Bits and Bytes Bouncing in My Head

Some days, my mind seems hyperactive, bouncing from one thought to another. Is it a mood? A result of caffeine (I haven’t ventured off my norm)? The weather? I don’t know, but I do want to jot down some thoughts careening throughout my cranium today:

  1. Been reading some comments about photo editors and art buyers being tired of viewing portfolios on the iPad. The way I see it is if an editor is hung up on the how I show my portfolio instead of the work itself, then my images aren’t getting it done.
  2. Do blogs and websites routinely post copyrighted written material (say, from a substantiated author), or do they know that’s illegal? If so, why do most claim they didn’t know a photo was similarly protected by copyright? Because they do know, they just mostly try to get away with it.
  3. Five months to receive payment for work done for a large, respected law firm, yet my smaller, relatively unknown clients pay extraordinarily fast. Hmmmmm……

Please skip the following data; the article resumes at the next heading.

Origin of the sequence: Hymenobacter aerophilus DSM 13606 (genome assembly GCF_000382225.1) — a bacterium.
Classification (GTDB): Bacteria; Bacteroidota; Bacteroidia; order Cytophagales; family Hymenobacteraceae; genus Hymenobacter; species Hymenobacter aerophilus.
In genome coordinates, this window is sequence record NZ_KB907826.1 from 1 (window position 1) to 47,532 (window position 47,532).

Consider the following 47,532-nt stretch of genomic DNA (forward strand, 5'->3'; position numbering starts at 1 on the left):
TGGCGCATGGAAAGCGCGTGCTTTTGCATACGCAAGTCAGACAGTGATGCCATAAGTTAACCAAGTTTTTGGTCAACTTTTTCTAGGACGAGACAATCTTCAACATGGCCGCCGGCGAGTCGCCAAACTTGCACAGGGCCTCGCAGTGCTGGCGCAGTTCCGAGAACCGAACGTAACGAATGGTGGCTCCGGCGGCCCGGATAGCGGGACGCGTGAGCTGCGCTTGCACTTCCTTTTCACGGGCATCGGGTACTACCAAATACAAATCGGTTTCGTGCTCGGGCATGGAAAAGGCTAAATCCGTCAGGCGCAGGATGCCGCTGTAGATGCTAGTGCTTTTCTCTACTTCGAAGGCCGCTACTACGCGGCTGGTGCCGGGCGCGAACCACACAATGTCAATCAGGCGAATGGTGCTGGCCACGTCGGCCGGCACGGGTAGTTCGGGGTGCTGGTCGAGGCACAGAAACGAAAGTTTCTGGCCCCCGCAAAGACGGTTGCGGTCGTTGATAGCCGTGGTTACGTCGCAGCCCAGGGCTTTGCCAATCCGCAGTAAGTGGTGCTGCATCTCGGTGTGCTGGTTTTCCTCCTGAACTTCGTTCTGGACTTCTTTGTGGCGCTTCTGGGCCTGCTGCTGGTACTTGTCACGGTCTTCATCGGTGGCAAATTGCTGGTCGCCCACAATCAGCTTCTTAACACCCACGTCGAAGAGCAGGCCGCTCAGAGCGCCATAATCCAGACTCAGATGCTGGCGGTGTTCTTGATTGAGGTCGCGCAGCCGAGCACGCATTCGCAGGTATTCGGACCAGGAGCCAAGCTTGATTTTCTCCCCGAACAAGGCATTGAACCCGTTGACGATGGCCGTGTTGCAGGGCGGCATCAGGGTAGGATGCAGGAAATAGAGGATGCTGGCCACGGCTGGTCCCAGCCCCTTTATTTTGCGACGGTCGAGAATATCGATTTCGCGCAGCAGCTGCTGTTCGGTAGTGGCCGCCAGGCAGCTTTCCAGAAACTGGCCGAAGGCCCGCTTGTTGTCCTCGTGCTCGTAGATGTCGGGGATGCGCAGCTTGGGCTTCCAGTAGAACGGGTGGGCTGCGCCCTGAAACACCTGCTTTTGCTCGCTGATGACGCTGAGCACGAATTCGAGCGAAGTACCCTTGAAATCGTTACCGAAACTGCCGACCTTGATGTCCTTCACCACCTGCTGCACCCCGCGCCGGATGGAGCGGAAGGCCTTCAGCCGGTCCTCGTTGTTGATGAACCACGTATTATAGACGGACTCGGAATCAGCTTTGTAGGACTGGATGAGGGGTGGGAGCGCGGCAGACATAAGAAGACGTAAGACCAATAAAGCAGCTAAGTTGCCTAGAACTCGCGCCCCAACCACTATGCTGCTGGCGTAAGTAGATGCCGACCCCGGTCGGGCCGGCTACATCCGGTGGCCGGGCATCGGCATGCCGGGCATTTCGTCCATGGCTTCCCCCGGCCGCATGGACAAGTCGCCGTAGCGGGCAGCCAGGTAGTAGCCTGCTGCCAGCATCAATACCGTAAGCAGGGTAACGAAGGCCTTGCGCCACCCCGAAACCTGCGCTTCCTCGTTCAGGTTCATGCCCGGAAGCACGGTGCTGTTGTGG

4. How’s the iPad working out for magazines?
  5. Seems a few years ago the saving grace for photographers hoping to gain assignment work was a quick transition into video. Now everyone seems to be a multimedia specialist and I’m not so sure the quantity of assignment work is measurable for the vast majority.
  6. I enjoy the mix of work I get from non profits, magazines and teaching.
  7. Rights Managed images appear to be licensed for a mere fraction of what they were just a decade ago.
  8. You may not see their work as much in mainstream media these days, but many of my friends and colleagues continue to make meaningful, beautiful and important images.
  9. Met and photographed a well known, award winning author recently. We traded emails and he’s going to read a book I suggested. How awesome is that? Not the typical behavior of the rich and famous.
  10. The Social Media experiment: I’ve been using Twitter, LinkedIn and Facebook for a year now (LinkedIn longer) and as the fine folks a Photoshelter assured in the guide they produced, it works to raise awareness of your work. Like anything, use it responsibly!

The Food on our Plates

In the world of journalism, it’s well understood that timing is a great asset. Time the story right and it will often receive more attention. A poorly timed story will languish in the background of a world of information overload.